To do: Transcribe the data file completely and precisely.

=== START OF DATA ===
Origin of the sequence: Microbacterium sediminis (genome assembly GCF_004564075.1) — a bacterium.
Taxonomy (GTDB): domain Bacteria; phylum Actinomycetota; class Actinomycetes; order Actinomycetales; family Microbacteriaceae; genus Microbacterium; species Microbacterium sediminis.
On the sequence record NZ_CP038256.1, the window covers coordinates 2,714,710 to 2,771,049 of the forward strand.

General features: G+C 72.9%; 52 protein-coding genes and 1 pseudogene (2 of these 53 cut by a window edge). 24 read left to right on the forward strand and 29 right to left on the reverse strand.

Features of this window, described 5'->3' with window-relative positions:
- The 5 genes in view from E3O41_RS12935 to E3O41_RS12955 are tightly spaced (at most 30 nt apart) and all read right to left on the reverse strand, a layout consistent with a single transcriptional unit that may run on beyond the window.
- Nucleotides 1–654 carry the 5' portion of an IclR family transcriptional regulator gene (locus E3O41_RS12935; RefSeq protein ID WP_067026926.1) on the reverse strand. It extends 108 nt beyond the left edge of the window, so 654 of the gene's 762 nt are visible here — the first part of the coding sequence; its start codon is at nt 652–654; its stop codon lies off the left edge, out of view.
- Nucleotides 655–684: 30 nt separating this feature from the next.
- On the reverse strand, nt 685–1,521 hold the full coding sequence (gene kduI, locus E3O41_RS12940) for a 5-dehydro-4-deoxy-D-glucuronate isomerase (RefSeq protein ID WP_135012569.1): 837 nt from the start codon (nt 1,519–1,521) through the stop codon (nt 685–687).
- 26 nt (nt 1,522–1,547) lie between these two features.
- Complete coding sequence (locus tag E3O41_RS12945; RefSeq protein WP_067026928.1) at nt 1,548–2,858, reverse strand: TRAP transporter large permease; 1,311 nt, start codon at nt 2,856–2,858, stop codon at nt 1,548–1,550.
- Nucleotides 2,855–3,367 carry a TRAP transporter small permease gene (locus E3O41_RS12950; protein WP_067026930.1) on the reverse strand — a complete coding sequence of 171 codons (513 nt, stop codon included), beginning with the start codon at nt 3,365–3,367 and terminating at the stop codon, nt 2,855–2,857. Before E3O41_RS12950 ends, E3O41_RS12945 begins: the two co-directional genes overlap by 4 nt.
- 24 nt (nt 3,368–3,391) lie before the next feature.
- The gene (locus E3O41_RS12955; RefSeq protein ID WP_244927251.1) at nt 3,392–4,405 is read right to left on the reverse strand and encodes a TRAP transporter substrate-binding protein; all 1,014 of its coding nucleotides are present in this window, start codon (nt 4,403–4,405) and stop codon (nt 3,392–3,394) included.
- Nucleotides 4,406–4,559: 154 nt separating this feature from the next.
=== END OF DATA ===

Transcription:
Origin of the sequence: Microbacterium sediminis (genome assembly GCF_004564075.1) — a bacterium.
Taxonomy (GTDB): domain Bacteria; phylum Actinomycetota; class Actinomycetes; order Actinomycetales; family Microbacteriaceae; genus Microbacterium; species Microbacterium sediminis.
On the sequence record NZ_CP038256.1, the window covers coordinates 2,714,710 to 2,771,049 of the forward strand.

General features: G+C 72.9%; 52 protein-coding genes and 1 pseudogene (2 of these 53 cut by a window edge). 24 read left to right on the forward strand and 29 right to left on the reverse strand.

Features of this window, described 5'->3' with window-relative positions:
- The 5 genes in view from E3O41_RS12935 to E3O41_RS12955 are tightly spaced (at most 30 nt apart) and all read right to left on the reverse strand, a layout consistent with a single transcriptional unit that may run on beyond the window.
- Nucleotides 1–654 carry the 5' portion of an IclR family transcriptional regulator gene (locus E3O41_RS12935; RefSeq protein ID WP_067026926.1) on the reverse strand. It extends 108 nt beyond the left edge of the window, so 654 of the gene's 762 nt are visible here — the first part of the coding sequence; its start codon is at nt 652–654; its stop codon lies off the left edge, out of view.
- Nucleotides 655–684: 30 nt separating this feature from the next.
- On the reverse strand, nt 685–1,521 hold the full coding sequence (gene kduI, locus E3O41_RS12940) for a 5-dehydro-4-deoxy-D-glucuronate isomerase (RefSeq protein ID WP_135012569.1): 837 nt from the start codon (nt 1,519–1,521) through the stop codon (nt 685–687).
- 26 nt (nt 1,522–1,547) lie between these two features.
- Complete coding sequence (locus tag E3O41_RS12945; RefSeq protein WP_067026928.1) at nt 1,548–2,858, reverse strand: TRAP transporter large permease; 1,311 nt, start codon at nt 2,856–2,858, stop codon at nt 1,548–1,550.
- Nucleotides 2,855–3,367 carry a TRAP transporter small permease gene (locus E3O41_RS12950; protein WP_067026930.1) on the reverse strand — a complete coding sequence of 171 codons (513 nt, stop codon included), beginning with the start codon at nt 3,365–3,367 and terminating at the stop codon, nt 2,855–2,857. Before E3O41_RS12950 ends, E3O41_RS12945 begins: the two co-directional genes overlap by 4 nt.
- 24 nt (nt 3,368–3,391) lie before the next feature.
- The gene (locus E3O41_RS12955; RefSeq protein ID WP_244927251.1) at nt 3,392–4,405 is read right to left on the reverse strand and encodes a TRAP transporter substrate-binding protein; all 1,014 of its coding nucleotides are present in this window, start codon (nt 4,403–4,405) and stop codon (nt 3,392–3,394) included.
- Nucleotides 4,406–4,559: 154 nt separating this feature from the next.